Senators grilled the West Indian Company about its revenue streams and back taxes during an Economic Development, Regulations and Agriculture Committee hearing Thursday.
Sen. Allison DeGazon, committee chair, said she called for the updates because WICO has not been transparent in the past, and the Department of Tourism needs to get more flights into the territory, especially during V.I. festivals. Both entities play major roles in the economic wellness of the territory, she added.
Acting WICO President Anthony Ottley’s opening statement outlined the company’s assets and income sources. The company’s warehouses, commercial properties and undeveloped land generate income, including submerged land leased to Yacht Haven Grande and the West Indian dock. Their rental properties, including V.I. Next Generation Network, two rental car agencies and commercial land, produce between $700,000 and $800,000 annually, Ottley said.
The company’s second source of revenue is fees from managing retail operations, offices and warehouses at Havensight Mall, owned by the Government Employees’ Retirement System.
Its largest revenue source is the WICO dock. Two-thirds of all cruise ships coming to the territory arrive at that dock. The company projected 350 ships would berth there in 2019 and it received 347, generating $7.3 million in revenue. Only 312 cruise ships are projected for 2020, partly because of the size of the new mega ships.
The dock’s biggest challenge is that larger vessels are requesting berths and the dock has been lengthened to the maximum without encroaching on the main channel. According to Mark Sabino, director of marine and cruise services, seven cruise ships were turned away this year. Three ships were saved by adjusting dates. Losing seven ships means 35,000 fewer passengers.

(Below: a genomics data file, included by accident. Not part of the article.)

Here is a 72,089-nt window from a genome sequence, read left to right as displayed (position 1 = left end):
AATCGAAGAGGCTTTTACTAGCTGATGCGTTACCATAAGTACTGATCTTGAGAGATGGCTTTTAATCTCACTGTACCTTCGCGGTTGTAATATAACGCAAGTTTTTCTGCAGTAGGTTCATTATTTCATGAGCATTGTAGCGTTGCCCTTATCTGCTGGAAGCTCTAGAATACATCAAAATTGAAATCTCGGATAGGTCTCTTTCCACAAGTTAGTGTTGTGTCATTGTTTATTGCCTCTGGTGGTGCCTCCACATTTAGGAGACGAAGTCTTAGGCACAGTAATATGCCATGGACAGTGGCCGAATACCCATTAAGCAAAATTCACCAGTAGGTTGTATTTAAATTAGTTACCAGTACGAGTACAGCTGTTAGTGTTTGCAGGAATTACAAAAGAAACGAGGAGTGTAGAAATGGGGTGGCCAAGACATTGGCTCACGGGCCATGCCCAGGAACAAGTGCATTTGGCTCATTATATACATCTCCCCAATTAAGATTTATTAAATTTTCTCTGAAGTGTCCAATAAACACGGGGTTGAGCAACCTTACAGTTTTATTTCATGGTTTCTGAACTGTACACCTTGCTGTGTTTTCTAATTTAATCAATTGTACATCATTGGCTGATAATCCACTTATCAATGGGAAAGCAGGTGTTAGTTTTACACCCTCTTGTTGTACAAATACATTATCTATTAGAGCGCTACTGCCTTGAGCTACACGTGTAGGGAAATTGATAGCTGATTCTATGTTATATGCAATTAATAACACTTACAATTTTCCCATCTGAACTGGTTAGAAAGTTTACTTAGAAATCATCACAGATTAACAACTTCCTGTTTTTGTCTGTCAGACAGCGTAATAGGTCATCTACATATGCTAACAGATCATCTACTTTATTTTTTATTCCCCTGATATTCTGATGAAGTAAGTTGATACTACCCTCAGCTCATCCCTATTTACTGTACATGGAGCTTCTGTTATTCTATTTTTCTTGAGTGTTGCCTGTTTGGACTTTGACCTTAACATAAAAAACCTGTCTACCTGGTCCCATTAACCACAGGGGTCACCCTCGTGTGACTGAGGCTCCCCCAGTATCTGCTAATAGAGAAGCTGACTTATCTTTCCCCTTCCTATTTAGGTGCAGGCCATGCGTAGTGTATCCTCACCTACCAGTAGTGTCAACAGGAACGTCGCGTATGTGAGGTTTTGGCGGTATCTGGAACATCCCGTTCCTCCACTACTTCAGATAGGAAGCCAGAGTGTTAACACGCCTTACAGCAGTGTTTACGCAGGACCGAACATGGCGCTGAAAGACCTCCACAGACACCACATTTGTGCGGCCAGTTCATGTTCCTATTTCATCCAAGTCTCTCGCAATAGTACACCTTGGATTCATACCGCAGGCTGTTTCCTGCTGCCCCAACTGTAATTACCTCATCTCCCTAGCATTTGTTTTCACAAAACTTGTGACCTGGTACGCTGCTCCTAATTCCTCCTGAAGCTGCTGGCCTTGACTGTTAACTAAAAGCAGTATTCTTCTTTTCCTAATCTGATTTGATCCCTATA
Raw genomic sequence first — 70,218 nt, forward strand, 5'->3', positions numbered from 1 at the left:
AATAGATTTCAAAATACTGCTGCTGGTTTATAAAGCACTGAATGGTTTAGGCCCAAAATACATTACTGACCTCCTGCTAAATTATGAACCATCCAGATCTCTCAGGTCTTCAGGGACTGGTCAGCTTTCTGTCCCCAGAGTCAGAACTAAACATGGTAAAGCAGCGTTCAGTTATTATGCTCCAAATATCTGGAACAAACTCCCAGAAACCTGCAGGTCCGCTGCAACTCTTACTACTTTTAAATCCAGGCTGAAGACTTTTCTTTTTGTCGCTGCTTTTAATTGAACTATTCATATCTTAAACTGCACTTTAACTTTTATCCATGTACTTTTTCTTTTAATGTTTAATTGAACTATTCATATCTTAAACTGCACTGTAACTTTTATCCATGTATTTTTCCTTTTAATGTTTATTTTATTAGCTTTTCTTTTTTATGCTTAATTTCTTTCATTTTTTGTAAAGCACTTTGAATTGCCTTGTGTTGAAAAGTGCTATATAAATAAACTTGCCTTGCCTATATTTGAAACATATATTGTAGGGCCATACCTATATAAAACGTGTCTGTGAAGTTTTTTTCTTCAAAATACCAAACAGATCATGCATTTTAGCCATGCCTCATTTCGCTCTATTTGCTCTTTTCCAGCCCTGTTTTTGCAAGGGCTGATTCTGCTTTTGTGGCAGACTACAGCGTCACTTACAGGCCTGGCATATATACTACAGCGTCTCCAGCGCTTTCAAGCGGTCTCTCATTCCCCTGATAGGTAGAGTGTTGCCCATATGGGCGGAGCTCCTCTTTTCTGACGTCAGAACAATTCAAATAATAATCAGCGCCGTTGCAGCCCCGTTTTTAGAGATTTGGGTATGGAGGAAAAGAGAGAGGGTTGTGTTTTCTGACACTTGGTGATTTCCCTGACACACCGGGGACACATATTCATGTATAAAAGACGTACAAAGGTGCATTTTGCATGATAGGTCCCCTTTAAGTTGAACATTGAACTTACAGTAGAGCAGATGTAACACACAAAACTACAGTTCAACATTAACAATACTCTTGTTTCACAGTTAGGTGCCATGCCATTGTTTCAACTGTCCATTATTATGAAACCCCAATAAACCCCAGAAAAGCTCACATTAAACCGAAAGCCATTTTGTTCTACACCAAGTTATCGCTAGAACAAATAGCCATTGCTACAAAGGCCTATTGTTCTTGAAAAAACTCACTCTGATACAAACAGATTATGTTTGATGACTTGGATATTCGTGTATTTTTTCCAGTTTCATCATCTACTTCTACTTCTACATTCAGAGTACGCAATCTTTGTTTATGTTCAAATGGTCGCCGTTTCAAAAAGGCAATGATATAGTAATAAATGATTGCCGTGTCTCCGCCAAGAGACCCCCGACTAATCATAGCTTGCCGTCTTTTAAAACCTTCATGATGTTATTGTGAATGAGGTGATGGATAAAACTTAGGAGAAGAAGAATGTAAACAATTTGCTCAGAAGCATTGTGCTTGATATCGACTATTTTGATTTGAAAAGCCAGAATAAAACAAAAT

“We are a three ship port. We have arrived at a time where the number of ships we receive is decreasing,” he said.
Ottley said only 400 feet of the Frederiksted pier can be used as a berth and new mega ships are approximately 1,000 feet long.
There was a discussion about adding berths, but funding is not available. Due to its length and draught, the Queen Mary II will be required to anchor in the Charlotte Amalie harbor when it calls on Dec. 26. And the Norwegian Epic will not be accommodated in January.
Ottley said a plan will be resurrected from 2015 for the Long Bay Landing Pier that would allow 10,000 to 12,000 passengers to berth at the same time. Sen. Kurt Vialet agreed that is “needed urgently” and Sen. Alicia Barnes called it the “number one priority.”
“I want to see us step it up because our neighbors are going after these cruise ships,” Sen. Oakland Benta said.
Ottley didn’t mention it in his statement, but DeGazon wanted to know when WICO planned to pay its $7 million delinquent tax bill. Ottley said the 2018 tax bill of $700,000 had been paid but didn’t offer a reason for nonpayment nor when the rest would be paid.
Cheryl Brown Petersen, WICO chief financial officer, said the company would pay something this year, but didn’t say how much. She said WICO’s marine division earned $7.3 million this year. The operating budget is $10 million and the capital budget is $1.8 million.
“You’re making $10 million, you need to change the mindset,” DeGazon said. “I would like to see more effort. I just don’t see why it has not been made.”
WICO’s bills include $3,500 a month for the governor’s housing in St. Thomas and $90,000 for a Long Bay consulting fee.
The chief financial officer said there are no delinquent debts on the WICO books and their bills are up to date.
There were several unanswered questions in addition to a list of expenses. Ottley said he couldn’t answer the question of what kind of organization WICO is because there is a lawsuit about that topic. Board meeting expenses were said to be $14,000 each meeting, but the number was not verified. Ottley didn’t know the appraised value of WICO nor could he say why there is no permanent CEO/president.
Present at the committee meeting at the V.I. Cardiac Center were Sens. DeGazon, Barnes, Benta, Vialet, Novelle Francis Jr. and Dwayne DeGraff. Sens. Athneil Thomas, Marvin Blyden and Myron Jackson attended via Skype.
Editor’s Note: It is the Queen Mary II, not the Queen Elizabeth II that will anchor in Charlotte Amalie Harbor.